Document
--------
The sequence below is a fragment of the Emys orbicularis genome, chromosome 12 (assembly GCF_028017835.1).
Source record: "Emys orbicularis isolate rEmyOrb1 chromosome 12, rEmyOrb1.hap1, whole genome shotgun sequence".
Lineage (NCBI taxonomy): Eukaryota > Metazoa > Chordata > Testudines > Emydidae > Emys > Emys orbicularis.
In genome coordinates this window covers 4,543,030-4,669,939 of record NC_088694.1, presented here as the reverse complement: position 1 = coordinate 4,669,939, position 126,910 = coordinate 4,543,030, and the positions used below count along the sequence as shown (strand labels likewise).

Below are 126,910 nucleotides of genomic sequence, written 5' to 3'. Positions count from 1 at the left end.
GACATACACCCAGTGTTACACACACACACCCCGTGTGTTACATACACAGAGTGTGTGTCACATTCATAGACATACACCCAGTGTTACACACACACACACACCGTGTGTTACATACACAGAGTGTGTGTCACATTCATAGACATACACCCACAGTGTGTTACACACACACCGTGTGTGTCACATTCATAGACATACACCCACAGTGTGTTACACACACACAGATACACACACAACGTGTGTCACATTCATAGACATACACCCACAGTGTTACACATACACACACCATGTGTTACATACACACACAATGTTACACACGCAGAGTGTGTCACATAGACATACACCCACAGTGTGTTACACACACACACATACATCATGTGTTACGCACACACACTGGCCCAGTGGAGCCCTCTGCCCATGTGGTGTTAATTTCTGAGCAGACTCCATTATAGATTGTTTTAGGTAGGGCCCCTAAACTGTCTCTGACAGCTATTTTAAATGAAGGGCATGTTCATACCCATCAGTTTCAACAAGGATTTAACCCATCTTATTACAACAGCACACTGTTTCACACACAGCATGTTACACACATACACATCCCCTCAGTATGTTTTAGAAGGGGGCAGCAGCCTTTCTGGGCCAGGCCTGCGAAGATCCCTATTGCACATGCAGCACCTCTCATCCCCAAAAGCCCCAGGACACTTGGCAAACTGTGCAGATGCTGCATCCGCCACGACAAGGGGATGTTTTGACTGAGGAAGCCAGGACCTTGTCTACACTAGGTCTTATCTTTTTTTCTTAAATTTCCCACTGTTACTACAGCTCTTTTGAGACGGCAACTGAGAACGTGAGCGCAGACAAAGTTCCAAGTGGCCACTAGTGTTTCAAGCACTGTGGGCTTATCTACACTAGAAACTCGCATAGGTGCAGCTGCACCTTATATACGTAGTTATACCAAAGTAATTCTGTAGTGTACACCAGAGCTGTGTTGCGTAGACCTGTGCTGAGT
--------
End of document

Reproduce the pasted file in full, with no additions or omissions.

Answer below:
The sequence below is a fragment of the Emys orbicularis genome, chromosome 12 (assembly GCF_028017835.1).
Source record: "Emys orbicularis isolate rEmyOrb1 chromosome 12, rEmyOrb1.hap1, whole genome shotgun sequence".
Lineage (NCBI taxonomy): Eukaryota > Metazoa > Chordata > Testudines > Emydidae > Emys > Emys orbicularis.
In genome coordinates this window covers 4,543,030-4,669,939 of record NC_088694.1, presented here as the reverse complement: position 1 = coordinate 4,669,939, position 126,910 = coordinate 4,543,030, and the positions used below count along the sequence as shown (strand labels likewise).

Below are 126,910 nucleotides of genomic sequence, written 5' to 3'. Positions count from 1 at the left end.
GACATACACCCAGTGTTACACACACACACCCCGTGTGTTACATACACAGAGTGTGTGTCACATTCATAGACATACACCCAGTGTTACACACACACACACACCGTGTGTTACATACACAGAGTGTGTGTCACATTCATAGACATACACCCACAGTGTGTTACACACACACCGTGTGTGTCACATTCATAGACATACACCCACAGTGTGTTACACACACACAGATACACACACAACGTGTGTCACATTCATAGACATACACCCACAGTGTTACACATACACACACCATGTGTTACATACACACACAATGTTACACACGCAGAGTGTGTCACATAGACATACACCCACAGTGTGTTACACACACACACATACATCATGTGTTACGCACACACACTGGCCCAGTGGAGCCCTCTGCCCATGTGGTGTTAATTTCTGAGCAGACTCCATTATAGATTGTTTTAGGTAGGGCCCCTAAACTGTCTCTGACAGCTATTTTAAATGAAGGGCATGTTCATACCCATCAGTTTCAACAAGGATTTAACCCATCTTATTACAACAGCACACTGTTTCACACACAGCATGTTACACACATACACATCCCCTCAGTATGTTTTAGAAGGGGGCAGCAGCCTTTCTGGGCCAGGCCTGCGAAGATCCCTATTGCACATGCAGCACCTCTCATCCCCAAAAGCCCCAGGACACTTGGCAAACTGTGCAGATGCTGCATCCGCCACGACAAGGGGATGTTTTGACTGAGGAAGCCAGGACCTTGTCTACACTAGGTCTTATCTTTTTTTCTTAAATTTCCCACTGTTACTACAGCTCTTTTGAGACGGCAACTGAGAACGTGAGCGCAGACAAAGTTCCAAGTGGCCACTAGTGTTTCAAGCACTGTGGGCTTATCTACACTAGAAACTCGCATAGGTGCAGCTGCACCTTATATACGTAGTTATACCAAAGTAATTCTGTAGTGTACACCAGAGCTGTGTTGCGTAGACCTGTGCTGAGT